Pedro Calderón de la Barca
Life Is a Dream is a work many hold to be the supreme example of Spanish Golden Age drama. Imbued with highly poetic language and humanist ideals, it is an allegory that considers contending themes of free will and predestination, illusion and reality, played out against the backdrop of court intrigue and the restoration of personal honor.
In the mountainous barrens of Poland, the rightful heir to the kingdom has been imprisoned since birth in an attempt by his father to thwart fate. Meanwhile, a noblewoman arrives to seek revenge against the man who deceived and forsook her love for the prospect of becoming king of Poland. Richly symbolic and metaphorical, Life Is a Dream explores the deepest mysteries of human experience.
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From the Trade Paperback edition.
Acclaimed for his superb dramatic instincts and philosophical seriousness as well as his extraordinary imagination, Calderón exercised his best qualities in this allegorical play, an exploration of the mysteries of human destiny, the illusory nature of earthly existence, and the struggle between predestination and free will. The story revolves around the moral dilemmas of a Polish prince, unjustly imprisoned by his suspicious father. Against a background of revolution, Calderón builds a dramatic edifice of outstanding theatricality, rich in symbolism and metaphor, expressed in magnificent poetry.
This excellent new English translation is absolutely complete, and as close and direct as possible. Ample footnotes and an informative introductory Publisher's Note enhance the value of its modest price.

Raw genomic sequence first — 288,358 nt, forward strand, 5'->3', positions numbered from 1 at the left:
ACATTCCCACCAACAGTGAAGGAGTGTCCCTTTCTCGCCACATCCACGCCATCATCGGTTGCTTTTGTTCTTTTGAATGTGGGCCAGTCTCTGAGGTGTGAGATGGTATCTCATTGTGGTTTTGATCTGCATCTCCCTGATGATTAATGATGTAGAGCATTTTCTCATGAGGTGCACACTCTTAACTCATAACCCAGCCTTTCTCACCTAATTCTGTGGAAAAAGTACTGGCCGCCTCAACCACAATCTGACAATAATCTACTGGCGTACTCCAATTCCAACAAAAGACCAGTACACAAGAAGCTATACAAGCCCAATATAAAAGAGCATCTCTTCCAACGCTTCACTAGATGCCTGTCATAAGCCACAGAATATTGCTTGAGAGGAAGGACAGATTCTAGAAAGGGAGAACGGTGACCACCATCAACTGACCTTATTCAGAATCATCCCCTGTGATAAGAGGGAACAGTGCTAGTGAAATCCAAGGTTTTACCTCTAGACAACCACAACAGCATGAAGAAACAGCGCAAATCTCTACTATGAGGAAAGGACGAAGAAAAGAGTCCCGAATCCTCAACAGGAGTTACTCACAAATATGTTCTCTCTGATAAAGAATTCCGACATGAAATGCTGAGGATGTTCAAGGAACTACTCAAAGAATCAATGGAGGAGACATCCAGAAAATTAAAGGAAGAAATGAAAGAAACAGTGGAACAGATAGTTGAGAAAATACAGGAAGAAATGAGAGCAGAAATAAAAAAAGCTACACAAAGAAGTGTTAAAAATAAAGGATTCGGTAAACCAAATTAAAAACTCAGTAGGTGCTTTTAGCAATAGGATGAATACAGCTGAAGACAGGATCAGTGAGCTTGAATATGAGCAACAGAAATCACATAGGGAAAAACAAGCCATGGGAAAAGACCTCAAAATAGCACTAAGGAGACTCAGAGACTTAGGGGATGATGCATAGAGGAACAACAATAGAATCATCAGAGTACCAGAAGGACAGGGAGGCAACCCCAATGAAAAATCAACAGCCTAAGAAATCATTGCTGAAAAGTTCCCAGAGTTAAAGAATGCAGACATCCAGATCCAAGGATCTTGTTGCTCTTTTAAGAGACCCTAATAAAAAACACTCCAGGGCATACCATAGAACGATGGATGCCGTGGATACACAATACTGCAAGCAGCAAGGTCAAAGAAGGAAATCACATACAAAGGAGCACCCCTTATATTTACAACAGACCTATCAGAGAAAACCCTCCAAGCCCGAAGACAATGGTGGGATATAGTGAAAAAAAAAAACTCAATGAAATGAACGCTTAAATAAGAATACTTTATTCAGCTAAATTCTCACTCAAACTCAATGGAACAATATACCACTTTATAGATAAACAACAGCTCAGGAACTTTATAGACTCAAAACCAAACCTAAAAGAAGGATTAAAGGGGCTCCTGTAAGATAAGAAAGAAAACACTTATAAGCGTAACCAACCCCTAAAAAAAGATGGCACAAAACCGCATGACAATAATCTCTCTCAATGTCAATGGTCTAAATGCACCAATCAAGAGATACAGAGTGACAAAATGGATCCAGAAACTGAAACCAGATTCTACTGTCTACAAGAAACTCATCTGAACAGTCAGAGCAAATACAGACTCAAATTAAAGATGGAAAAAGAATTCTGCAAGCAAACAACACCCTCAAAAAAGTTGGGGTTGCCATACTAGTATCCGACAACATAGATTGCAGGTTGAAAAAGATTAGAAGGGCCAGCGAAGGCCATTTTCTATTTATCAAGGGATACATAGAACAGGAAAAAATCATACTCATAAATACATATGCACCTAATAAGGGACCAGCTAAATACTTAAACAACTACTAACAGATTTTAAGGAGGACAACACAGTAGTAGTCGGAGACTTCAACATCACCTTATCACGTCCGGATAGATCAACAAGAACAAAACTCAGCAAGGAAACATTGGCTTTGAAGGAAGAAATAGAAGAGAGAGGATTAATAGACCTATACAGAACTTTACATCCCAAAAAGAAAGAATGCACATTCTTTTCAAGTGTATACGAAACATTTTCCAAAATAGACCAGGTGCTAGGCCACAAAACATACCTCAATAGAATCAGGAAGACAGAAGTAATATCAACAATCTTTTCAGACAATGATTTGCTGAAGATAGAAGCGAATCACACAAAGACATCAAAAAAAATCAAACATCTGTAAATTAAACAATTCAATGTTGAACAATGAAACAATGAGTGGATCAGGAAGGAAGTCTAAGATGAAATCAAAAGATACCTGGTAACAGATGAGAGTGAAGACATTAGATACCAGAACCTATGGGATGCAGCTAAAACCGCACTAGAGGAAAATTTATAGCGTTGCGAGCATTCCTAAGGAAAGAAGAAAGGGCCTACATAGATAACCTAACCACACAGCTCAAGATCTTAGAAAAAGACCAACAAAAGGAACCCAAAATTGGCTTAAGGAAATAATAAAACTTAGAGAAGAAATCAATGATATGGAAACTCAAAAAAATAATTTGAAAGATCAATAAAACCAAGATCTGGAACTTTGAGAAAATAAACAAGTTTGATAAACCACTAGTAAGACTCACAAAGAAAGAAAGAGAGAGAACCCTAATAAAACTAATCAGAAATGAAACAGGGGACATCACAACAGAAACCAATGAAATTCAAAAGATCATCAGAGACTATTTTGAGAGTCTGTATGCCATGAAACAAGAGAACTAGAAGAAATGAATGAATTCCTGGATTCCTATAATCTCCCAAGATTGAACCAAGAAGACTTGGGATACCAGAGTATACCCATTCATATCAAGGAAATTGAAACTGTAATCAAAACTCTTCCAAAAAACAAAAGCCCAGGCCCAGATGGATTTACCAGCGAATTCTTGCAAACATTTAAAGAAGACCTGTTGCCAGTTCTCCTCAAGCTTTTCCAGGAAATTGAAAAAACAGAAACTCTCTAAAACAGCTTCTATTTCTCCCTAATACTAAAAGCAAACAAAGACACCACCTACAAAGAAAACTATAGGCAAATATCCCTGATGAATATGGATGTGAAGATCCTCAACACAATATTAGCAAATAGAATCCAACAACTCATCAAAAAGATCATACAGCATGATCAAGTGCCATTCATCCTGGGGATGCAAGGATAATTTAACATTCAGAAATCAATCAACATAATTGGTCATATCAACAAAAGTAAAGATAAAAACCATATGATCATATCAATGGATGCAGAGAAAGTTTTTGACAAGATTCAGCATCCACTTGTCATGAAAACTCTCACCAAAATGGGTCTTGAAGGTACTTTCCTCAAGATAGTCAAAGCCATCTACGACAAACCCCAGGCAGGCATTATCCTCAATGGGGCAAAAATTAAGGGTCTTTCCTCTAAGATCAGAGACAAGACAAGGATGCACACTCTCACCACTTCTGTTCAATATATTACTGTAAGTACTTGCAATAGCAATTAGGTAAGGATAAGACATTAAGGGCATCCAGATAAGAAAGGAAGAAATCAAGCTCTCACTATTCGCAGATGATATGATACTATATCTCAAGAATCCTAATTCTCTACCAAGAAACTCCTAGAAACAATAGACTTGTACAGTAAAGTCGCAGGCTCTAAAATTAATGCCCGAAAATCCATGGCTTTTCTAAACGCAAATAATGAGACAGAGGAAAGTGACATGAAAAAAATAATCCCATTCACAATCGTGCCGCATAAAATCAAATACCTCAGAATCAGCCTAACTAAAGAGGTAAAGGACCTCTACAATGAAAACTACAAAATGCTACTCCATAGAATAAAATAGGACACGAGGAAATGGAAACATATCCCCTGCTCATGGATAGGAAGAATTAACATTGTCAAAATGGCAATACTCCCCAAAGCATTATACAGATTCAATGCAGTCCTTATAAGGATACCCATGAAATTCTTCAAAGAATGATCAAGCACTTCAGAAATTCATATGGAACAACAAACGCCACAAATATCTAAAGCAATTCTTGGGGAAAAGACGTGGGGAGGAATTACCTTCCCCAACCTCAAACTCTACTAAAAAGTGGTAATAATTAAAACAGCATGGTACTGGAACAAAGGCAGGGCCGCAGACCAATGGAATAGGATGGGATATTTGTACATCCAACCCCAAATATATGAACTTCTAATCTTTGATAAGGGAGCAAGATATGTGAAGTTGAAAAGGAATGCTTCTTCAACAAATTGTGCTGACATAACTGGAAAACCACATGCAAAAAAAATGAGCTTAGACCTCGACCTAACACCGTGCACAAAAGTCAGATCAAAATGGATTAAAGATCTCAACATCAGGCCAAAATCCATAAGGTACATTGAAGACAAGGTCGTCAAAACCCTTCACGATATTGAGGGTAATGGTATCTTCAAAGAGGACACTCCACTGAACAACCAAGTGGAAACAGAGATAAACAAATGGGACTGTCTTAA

For this edition, Stanley Appelbaum has written an informative introduction and an excellent new literal translation that appears on pages facing the Spanish original. A valuable text for students of Spanish language and literature, this volume will delight any reader interested in classics from Spain's Golden Age of drama.
In The Mayor of Zalamea, commissioned by the Royal National Theatre, peasants’ honour clashes with military discipline. Life’s a Dream is Calderón’s most famous philosophical play. The Great Theatre of the World is an allegorical work that would originally have been performed in the street to the accompaniment of music and dancing.
These are comedies of intrigue. They turn on mysterious, quarrels, and jealousies, and they abound in complication and misunderstandings, yet in the end all is explained, to the delight of the audience. Muir's long experience with acting and directing and his keen ear for the nuances of the English language, together with his perceptive critical scholarship, have enabled him to produce a text that actors can speak naturally, and that modern audiences can enjoy as did the audiences of seventeenth-century Spain. The graceful, poetical dialogue and the masterly stagecraft of Calderón are undiminished in these deft translations.
The plays featured are From Bad to Worse, The Secret Spoken Aloud, The Worst is Not Always Certain, and The Advantages and Disadvantages of a Name. Ann L. Mackenzie has provided an introduction to each play and notes on the text that will be useful to the actors and directors who seek to present these comedies as they were intended -- on the stage.